- Latest data on consumer credit: The Bank of England released Money and Credit: November 2018 on 4 January 2019. It shows the rate of consumer credit growth slowing, but still high at an annualised rate of 7.1% for November 2018. The annualised growth rate for credit card lending was 7.9% in November 2018, and has been fairly stable at around 8% for the last two years. Full information is here : www.bankofengland.co.uk/statistics/money-and-credit/2018/november-2018

- Student loans data: Consumer credit includes student loans. The latest figures are published by the Student Loans Company:

www.slc.co.uk/media/9134/student-he-loans-balance-by-country-within-the-uk-fy-16-17.pdf

- Debt and low-income households: Analysis by the Centre for Responsible Credit and Jubilee Debt Campaign found that the unsecured debt to income ratio for the poorest quintile of households rose from 55% to 110% between 2015 and 2017. More information is here: www.responsible-credit.org.uk/wp-content/uploads/2018/03/JDC-Household-debt-web.pdf

- Average earnings since the financial crisis: Average weekly earnings are still £18 lower than their peak before the financial crisis in 2008, according to data from the Annual Survey of Hours and Earnings (ONS). The full data is here: www.ons.gov.uk/employmentandlabourmarket/peopleinwork/earningsandworkinghours/bulletins/annualsurveyofhoursandearnings/2018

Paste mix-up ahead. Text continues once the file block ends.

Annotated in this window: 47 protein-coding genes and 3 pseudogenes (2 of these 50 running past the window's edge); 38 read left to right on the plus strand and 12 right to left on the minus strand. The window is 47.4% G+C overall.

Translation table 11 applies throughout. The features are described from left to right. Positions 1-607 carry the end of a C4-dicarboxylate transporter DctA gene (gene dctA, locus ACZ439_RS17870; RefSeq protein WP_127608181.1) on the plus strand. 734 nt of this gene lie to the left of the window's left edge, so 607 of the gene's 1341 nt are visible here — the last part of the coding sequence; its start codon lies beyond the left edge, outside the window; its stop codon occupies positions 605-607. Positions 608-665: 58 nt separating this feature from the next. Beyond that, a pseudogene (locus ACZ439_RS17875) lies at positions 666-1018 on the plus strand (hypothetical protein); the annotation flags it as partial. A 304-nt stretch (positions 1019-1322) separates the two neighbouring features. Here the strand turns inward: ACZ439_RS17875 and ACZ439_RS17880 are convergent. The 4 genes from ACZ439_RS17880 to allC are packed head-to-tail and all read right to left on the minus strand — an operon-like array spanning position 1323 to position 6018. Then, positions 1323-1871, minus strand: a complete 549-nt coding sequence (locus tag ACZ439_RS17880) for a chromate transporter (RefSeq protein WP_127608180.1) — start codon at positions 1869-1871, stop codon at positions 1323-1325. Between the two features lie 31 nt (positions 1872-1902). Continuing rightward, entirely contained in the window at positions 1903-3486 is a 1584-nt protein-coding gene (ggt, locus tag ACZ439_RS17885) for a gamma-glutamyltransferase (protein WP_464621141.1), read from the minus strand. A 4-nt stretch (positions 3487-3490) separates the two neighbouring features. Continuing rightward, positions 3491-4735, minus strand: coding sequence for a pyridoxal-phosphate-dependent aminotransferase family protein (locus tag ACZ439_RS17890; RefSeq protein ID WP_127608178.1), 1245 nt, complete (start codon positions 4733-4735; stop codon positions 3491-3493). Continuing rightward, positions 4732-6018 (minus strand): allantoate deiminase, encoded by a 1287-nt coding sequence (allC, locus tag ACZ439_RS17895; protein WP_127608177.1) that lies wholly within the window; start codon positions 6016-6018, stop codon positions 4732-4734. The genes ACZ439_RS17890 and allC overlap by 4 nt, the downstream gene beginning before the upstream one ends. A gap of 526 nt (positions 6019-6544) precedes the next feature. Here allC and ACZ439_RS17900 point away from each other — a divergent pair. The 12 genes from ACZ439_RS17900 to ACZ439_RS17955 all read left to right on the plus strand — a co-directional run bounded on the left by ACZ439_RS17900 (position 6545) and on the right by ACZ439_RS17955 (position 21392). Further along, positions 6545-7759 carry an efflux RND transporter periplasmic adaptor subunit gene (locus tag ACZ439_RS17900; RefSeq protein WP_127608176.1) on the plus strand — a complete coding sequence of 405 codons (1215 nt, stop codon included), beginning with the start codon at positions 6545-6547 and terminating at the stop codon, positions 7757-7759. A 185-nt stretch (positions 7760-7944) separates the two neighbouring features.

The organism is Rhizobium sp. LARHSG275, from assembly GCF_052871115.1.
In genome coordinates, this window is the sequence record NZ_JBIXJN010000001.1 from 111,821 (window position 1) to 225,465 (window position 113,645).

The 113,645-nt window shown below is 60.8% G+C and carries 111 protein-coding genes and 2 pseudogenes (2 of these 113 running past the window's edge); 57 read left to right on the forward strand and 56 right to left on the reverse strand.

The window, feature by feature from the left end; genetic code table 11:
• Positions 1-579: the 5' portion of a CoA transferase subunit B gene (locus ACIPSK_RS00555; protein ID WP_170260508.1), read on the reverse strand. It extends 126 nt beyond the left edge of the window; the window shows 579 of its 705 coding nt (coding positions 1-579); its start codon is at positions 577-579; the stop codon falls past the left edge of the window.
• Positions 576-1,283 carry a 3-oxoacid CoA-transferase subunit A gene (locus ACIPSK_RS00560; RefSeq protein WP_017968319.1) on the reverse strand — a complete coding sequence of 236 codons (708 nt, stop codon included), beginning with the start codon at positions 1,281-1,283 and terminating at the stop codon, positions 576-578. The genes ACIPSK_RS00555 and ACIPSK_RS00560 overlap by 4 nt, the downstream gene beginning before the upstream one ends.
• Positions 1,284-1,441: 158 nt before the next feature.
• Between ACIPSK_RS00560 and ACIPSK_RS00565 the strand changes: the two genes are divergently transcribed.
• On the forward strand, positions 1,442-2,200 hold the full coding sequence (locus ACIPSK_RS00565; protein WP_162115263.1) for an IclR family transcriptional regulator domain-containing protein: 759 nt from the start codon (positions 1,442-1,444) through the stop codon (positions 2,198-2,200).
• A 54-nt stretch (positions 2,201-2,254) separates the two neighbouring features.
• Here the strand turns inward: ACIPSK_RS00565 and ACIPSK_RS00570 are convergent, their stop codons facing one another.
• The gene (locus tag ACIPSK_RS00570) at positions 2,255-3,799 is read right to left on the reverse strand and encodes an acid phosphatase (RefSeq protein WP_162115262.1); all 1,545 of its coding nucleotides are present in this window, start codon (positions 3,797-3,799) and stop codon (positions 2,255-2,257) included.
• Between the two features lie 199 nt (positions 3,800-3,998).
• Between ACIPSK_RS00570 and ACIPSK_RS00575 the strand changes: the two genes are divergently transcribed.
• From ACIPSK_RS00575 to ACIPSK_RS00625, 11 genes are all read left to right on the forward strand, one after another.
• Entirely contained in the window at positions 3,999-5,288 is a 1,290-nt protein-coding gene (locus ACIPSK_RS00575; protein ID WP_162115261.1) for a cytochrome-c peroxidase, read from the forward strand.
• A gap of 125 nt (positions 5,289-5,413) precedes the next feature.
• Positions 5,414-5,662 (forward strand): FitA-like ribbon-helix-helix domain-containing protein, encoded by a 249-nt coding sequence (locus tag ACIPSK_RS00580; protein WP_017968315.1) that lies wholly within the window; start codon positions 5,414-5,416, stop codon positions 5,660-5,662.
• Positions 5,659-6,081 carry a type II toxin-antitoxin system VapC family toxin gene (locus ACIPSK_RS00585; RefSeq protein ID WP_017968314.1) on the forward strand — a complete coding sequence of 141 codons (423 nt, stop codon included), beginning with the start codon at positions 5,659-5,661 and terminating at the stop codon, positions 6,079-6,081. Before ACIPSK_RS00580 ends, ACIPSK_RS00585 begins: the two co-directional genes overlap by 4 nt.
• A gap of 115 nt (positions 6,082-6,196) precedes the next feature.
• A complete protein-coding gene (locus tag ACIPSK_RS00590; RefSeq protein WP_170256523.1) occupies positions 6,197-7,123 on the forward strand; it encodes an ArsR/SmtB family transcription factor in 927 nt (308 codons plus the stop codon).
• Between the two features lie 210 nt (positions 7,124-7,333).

- UK investment compared to other OECD nations: The TUC published analysis in September 2018 showing that UK capital investment was 16.8% of GDP in 2016, while the average across all OECD countries was 21.5%. UK public capital investment is set to be 2.8% GDP across the current parliament to 2022, which will leave the UK trailing the OECD average of 3.5% GDP. Full details of the analysis are here: www.tuc.org.uk/news/uk-near-bottom-oecd-rankings-national-investment

- Support for households with problem debt: The charity Step Change provides free advice on problem debt. More information can be found at www.stepchange.org

- About the TUC: The Trades Union Congress (TUC) exists to make the working world a better place for everyone. We bring together more than 5.5 million working people who make up our 49 member unions. We support unions to grow and thrive, and we stand up for everyone who works for a living.